The YouGovStone survey commissioned by McAfee was carried out between 17 June and 12July 2011, when a series of successful, high-profile cyber-attacks were being reported on the International Monetary Fund (IMF), the Pentagon and United States Senate. The hacking of millions of private files of millions of Nintendo and Sony games users were also being reported at this time, while according to the Government's Counter Terrorism Strategy, extremists called for a 'cyber-jihad' following the death of Osama Bin Laden.
When pressed respondents were able to demonstrate high level awareness among respondents of what comprises a cyber-attack which demonstrates a disparity between people's knowledge of what constitutes a threat and the vulnerability of major public spectacles such as the Olympics to cyber terrorist attacks.
When asked what areas were vulnerable to cyber threat, respondents said:
- Critical national infrastructure (74%-80%),
- Information systems (62% -73%),
- Computer viruses (31%-45%),
- PC hacking (35%-38%),
- State on state attacks (35%-39%),
- Identity theft (18%-23%).
Subsequently, when asked to consider what aspect of Olympic IT functions were most at threat, respondents rated transport infrastructure followed by an overall systems failure, co-ordination between Olympic venues, attacks on media, risk to personal details of competitors and teams, failure of timing systems and ticket sales to the public.
Rene Roersma, director of Global Public Sector, McAfee EMEA, said: "The organisers of the London Olympic Games and those in Government tackling the cyber issue are doing a tremendous job. However, the fact remains that 8,600 new crime Web sites are detected each day and a further 75 million new pieces of cybercrime software will be generated by the end of 2011."
"The raising of the cyber threat to tier 1 status within the National Security Strategy and George Osborne's comments at Google Zeitgeist conference that government is subject to 20,000 attacks each month, show that the issue is being addressed. The way forward is for civil government of all nations and defence organisations, including NATO, to continue working together alongside industry to safeguard, not just the Olympics, but also our critical infrastructure, commerce and national security," continued Roersma.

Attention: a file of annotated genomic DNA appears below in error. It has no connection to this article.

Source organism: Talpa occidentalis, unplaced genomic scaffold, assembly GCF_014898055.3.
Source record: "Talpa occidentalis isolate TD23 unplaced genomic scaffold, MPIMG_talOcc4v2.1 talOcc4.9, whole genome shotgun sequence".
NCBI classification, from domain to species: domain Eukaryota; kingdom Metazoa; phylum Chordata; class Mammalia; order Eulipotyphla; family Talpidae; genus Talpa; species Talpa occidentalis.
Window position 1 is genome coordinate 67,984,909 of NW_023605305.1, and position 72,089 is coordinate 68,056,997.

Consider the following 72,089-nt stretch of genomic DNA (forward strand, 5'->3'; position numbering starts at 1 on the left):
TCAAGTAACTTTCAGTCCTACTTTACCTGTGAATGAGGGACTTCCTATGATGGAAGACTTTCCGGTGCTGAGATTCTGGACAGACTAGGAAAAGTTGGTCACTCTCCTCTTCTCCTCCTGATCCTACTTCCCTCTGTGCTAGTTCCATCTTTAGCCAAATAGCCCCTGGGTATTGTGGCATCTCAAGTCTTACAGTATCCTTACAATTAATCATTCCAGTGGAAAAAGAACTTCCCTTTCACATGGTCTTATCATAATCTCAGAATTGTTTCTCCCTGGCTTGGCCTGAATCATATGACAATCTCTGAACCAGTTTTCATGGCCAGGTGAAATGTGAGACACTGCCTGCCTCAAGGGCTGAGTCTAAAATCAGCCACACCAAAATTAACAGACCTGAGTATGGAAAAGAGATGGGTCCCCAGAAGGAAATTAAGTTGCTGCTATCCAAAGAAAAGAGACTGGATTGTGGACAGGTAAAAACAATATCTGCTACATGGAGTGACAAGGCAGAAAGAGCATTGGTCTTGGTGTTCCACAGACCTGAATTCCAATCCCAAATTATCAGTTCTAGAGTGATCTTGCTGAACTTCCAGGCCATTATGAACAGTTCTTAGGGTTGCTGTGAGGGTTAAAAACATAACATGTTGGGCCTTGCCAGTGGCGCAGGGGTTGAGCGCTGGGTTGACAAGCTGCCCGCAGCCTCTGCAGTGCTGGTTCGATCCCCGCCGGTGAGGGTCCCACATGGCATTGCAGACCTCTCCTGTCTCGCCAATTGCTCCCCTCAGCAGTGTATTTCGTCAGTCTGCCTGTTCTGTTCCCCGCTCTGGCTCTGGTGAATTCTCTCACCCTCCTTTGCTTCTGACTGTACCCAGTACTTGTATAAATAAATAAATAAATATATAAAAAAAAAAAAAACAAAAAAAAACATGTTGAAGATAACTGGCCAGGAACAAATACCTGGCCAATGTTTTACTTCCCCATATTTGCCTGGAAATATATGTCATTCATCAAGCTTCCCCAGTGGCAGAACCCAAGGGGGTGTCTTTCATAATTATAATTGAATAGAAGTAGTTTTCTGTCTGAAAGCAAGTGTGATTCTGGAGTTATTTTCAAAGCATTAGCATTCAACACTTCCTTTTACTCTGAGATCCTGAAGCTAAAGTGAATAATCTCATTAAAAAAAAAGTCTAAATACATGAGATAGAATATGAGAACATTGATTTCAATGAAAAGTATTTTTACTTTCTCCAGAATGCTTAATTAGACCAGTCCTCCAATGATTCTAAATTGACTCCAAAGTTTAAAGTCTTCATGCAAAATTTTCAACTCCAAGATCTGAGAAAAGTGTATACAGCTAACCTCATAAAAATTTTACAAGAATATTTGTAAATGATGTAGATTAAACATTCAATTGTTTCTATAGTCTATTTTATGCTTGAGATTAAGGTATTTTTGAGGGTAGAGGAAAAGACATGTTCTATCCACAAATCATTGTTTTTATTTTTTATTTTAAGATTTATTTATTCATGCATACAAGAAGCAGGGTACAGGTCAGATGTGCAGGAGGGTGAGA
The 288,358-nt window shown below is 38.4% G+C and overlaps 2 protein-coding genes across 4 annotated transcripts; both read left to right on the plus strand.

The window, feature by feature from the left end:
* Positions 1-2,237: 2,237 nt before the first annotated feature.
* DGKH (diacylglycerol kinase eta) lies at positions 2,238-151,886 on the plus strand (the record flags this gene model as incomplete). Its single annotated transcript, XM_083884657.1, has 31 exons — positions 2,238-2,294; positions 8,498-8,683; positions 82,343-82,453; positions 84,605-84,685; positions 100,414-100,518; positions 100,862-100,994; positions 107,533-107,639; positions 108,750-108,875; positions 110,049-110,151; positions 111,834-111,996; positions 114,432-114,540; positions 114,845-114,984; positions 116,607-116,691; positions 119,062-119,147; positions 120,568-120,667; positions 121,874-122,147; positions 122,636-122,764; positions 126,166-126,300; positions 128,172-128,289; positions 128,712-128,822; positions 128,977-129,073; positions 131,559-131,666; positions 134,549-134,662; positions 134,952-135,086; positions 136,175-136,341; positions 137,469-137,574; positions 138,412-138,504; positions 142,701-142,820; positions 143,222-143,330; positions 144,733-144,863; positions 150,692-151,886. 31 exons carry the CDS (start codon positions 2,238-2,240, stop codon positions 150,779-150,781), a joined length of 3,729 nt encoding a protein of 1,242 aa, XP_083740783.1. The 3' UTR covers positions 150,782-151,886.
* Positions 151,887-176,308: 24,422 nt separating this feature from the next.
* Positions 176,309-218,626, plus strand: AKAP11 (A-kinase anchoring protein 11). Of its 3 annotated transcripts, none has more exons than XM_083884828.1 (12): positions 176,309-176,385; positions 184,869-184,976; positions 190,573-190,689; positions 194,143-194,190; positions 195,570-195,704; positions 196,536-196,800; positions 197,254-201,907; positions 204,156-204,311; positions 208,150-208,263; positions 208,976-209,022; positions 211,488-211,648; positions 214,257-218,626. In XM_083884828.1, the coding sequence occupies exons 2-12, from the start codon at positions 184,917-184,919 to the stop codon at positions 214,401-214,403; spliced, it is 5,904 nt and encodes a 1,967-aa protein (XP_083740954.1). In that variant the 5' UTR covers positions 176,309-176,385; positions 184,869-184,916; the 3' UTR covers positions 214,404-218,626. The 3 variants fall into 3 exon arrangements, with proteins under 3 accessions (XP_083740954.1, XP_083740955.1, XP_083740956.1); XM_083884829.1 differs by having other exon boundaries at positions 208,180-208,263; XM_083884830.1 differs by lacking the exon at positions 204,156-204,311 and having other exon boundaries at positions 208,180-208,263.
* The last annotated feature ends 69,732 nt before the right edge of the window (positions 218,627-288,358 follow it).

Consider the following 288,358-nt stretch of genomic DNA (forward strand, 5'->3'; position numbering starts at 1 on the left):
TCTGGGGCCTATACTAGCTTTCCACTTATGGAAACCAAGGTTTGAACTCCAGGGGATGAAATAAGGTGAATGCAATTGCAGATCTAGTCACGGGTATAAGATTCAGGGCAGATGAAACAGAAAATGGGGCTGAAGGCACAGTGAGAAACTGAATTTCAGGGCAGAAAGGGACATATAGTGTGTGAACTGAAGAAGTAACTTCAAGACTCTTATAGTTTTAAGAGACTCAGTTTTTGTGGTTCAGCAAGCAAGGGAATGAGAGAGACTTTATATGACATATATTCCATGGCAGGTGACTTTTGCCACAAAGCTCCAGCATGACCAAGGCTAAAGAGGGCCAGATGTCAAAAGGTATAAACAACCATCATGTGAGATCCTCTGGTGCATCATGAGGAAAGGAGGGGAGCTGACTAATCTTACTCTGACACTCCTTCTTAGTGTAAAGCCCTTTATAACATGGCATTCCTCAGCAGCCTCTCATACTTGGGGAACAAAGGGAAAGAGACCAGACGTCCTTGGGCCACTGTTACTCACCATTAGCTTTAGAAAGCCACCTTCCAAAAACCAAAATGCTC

Notes to editors:
- Full details of the YouGovStone survey data are available on request to Lee Whitehill +44-(0)7725-496898 firstname.lastname@example.org
- McAfee is not associated with the London Olympics, the Olympics movement, the IOC or LOCOG and the LOCOG did not commission and have not commented on the survey. All comments cited in the press release were made by the individuals quoted.
- All figures, unless otherwise stated, are from YouGovStone Ltd. Total sample size was 300 individuals (100 business, 100 journalists, 100 MPs). Fieldwork was undertaken between June 17 and July 12, 2011. Survey results for MPs are representative of the House of Commons by Party, region and length of service.
- David Blunkett was appointed Chair of ICSPA in September 2010. The International Cyber Security Protection Alliance (ICSPA) is a global not-for-profit organisation established to channel funding, expertise and assistance directly to assist law enforcement cyber-crime units in both domestic and international markets.
- In the first three months of 2011, McAfee Labs identified more than six million unique malware examples which far exceed any records for a similar time period. At the current rate of growth, McAfee Labs expects samples to reach 75 million by the year end.